So, it turns out old Danny boy probably wasn’t a player after all.
He was just a prolific baby-maker.
You might recall I wrote about a potential alarming discovery I’d found about my great-great-grandfather, Daniel Minogue. Someone who has done some genealogical research on my family claimed to have found evidence that he had two families going on with two different women at the same time in the tiny village of Tulla, in County Clare, Ireland.
I think I can safely say that I’ve discovered Irish records that proves that wasn’t the case. The Ireland Civil Registration Births Index for 1864-1958 and the Ireland Births and Baptisms Registry for 1620-1911 available through Ancestry.com show he probably wasn’t starting a family with anyone but my great-great-grandmother, Catharine Molony. That’s because they were too busy making babies together.
Between 1867 and 1879, they had eight children, including Daniel, Catherine, Mary, Martin, James, Anne and my great-grandfather, Simon and his twin, Peter. All of the children, except Anne, were born before 1875, so they were basically turning out a kid a year for a while.
There may have been a ninth child, Patrick, born a year before Daniel, but the names are off by a few letters. His parents are listed as Daniel and Catherine Malony Menogue. Therefore, it’s hard to tell if there was a family with very similar names, or if the clerk who registered the information couldn’t spell, or if it was just a transcription error when the record was digitized.
Minogue, Menogue, tomato, tomahto.
If Patrick is another child of my great-great-grandparents, he wouldn’t be the oldest of their brood. Catharine Molony must have had wits of steel. Either that or she liked torturing herself with the pain of childbirth.
Personally, I’m hoping it was the former.
But regardless of Patrick’s place in the family tree, you can clearly see Danny boy wasn’t a two-timer and my great-great-grandmother wasn’t “the other woman.” She was the only woman and they were just a very fertile couple.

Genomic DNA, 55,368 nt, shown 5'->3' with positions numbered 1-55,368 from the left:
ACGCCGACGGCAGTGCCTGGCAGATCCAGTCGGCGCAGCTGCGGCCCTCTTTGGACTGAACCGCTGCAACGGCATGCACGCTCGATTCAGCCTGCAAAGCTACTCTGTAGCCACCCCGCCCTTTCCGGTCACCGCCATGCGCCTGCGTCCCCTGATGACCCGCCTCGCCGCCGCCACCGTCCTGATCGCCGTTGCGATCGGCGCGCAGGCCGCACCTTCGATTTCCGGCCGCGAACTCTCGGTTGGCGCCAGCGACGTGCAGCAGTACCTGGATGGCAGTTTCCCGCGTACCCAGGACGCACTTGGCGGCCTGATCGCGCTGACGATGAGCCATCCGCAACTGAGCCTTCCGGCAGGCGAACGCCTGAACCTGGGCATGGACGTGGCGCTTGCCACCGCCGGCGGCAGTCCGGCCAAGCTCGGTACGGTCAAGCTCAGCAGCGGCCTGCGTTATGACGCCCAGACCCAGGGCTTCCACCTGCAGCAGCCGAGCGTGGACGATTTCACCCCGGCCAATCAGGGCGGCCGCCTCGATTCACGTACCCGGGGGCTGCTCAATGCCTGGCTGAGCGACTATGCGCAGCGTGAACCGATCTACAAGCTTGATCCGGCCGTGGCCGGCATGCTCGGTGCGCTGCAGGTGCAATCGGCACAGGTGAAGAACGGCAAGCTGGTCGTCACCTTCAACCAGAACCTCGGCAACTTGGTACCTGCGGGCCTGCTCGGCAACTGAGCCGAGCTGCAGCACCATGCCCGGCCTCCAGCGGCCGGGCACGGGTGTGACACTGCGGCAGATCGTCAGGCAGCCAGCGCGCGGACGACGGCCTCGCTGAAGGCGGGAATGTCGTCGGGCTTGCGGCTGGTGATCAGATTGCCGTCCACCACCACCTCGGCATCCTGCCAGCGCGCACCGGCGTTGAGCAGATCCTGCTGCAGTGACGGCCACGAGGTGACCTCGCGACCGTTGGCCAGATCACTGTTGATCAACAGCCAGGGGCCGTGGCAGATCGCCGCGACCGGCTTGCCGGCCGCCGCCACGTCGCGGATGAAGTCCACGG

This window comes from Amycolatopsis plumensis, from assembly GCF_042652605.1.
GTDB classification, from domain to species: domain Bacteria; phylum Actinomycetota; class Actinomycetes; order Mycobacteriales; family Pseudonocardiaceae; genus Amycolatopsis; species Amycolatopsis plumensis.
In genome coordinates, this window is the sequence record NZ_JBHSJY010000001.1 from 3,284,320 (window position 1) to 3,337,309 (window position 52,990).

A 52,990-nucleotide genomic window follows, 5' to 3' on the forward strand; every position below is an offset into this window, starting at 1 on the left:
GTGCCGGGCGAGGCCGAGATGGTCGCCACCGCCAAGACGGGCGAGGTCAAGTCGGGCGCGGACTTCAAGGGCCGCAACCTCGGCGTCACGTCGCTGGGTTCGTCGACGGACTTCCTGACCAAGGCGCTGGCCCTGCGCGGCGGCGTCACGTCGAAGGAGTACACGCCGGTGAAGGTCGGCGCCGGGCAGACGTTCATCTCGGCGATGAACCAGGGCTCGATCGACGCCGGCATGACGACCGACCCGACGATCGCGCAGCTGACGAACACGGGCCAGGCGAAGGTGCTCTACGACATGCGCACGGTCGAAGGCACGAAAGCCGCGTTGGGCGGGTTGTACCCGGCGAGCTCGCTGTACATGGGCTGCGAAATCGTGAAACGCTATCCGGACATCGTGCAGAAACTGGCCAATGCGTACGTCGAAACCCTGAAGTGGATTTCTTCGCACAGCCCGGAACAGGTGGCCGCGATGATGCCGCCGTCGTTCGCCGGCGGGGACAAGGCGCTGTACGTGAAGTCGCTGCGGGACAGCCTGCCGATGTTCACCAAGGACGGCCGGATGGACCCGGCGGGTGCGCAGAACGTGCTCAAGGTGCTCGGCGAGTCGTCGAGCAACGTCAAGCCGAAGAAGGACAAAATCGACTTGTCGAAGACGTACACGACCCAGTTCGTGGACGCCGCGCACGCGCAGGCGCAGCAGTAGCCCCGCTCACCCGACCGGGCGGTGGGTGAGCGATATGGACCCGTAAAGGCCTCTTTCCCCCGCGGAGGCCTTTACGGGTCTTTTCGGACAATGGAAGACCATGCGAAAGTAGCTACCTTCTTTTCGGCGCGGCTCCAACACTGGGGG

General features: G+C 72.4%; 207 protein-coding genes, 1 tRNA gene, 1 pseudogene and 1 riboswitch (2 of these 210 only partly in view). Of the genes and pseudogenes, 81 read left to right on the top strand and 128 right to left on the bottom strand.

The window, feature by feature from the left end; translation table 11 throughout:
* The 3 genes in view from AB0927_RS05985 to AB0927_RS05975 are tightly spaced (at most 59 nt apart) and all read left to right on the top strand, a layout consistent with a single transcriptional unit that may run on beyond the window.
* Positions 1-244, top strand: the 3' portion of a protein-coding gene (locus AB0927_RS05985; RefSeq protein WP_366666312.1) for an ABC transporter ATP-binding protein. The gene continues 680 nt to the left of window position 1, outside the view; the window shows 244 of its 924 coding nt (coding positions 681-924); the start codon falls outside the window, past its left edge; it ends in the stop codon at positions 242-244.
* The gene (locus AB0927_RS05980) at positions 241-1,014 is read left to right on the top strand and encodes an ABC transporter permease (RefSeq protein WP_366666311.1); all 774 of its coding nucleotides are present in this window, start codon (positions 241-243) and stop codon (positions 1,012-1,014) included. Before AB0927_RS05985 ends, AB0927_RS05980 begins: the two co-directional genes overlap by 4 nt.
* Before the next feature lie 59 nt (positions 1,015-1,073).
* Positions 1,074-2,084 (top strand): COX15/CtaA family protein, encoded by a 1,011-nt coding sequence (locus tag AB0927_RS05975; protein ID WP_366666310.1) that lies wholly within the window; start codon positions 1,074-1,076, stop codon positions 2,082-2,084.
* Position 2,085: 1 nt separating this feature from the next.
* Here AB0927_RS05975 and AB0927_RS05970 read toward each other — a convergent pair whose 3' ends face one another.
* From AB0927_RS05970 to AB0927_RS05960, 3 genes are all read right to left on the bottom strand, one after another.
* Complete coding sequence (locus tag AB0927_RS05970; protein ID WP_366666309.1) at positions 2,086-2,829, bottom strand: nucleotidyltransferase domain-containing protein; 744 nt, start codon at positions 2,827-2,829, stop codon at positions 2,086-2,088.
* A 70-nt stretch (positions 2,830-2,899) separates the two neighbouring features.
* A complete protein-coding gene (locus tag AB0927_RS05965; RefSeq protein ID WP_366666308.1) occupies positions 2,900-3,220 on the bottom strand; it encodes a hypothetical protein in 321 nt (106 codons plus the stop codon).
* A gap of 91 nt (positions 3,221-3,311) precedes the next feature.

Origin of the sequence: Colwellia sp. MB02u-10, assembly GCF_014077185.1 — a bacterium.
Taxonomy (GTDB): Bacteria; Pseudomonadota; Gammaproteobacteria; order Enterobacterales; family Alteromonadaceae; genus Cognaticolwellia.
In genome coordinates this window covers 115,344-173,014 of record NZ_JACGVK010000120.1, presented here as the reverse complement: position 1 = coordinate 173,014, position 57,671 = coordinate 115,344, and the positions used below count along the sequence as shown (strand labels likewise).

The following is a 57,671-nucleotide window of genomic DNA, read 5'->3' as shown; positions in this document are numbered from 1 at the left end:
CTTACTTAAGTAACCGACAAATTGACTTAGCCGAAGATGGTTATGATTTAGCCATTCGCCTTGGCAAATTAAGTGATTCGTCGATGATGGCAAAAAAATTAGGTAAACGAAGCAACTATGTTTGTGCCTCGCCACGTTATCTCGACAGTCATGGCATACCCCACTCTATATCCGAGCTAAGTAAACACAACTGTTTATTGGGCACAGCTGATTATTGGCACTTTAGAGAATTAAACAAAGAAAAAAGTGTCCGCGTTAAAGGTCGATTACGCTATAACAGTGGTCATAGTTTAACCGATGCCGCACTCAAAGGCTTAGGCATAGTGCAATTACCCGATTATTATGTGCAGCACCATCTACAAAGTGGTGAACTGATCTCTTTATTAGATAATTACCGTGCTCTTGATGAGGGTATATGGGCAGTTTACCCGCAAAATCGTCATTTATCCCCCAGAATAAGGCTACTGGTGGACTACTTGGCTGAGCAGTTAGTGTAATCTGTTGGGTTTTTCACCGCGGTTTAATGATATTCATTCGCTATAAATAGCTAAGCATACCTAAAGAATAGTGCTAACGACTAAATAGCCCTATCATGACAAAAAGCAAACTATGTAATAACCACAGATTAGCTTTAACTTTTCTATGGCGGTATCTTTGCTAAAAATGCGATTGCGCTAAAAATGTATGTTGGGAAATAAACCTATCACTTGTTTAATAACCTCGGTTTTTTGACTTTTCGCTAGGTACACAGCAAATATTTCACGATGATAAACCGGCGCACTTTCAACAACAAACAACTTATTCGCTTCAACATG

That is a great relief because I come from stout Irish stock. Large families in the 19th century were probably as Irish as downing a couple of pints of Guinness and making out with the Blarney Stone would be today.
I would have been worried if Simon and Peter were the only kids, and for a long time they were the only kids we knew about. We only knew about Peter because he and my great-grandfather co-owned a saloon in New York City before prohibition.
Yes, yes, I had a purveyor of booze in my family tree. So what? We’re Irish so are you really surprised? I have a distant cousin back in Ireland who has run a pub for decades.
But my experience shows one of the issues people face when researching their family histories. When you get far enough back, records become scarcer and the likelihood increases that you’ll confuse your ancestor with someone who had a similar name.
If you’re looking in Ireland, in an area where your family was prevalent, you’d quickly find another issue. Certain names, such as Daniel, were common.
In 100 years, only celebrity children will be easy to find in records because ain’t nobody else naming their kids Apple or Moon Unit.
For example, my great-grandfather’s brother, Daniel was born in 1867 in Tulla. If all I had was his name and a general idea of the year and location in which he was born, I’d be up a creek without a paddle. There were at least three Daniel Minogues born in County Clare in 1867. I’d really need more information to narrow it down.
Fortunately, I did have more information. I was able to find all of my great-grandfather’s siblings because I knew the parents, birthdates and location to look for. That made it incredibly easy to find the family through birth records.
However, I have no information about who the elder Daniel Minogue’s parents were. That would probably be a question for the Minogues who still live in Tulla, and there are plenty of Minogues still in that area. They might still have the family bibles that list who was descended from whom.
And fortunately, there are still quite a few Minogues left in and around Tulla. Daniel and Catharine were quite the prolific baby-makers after all.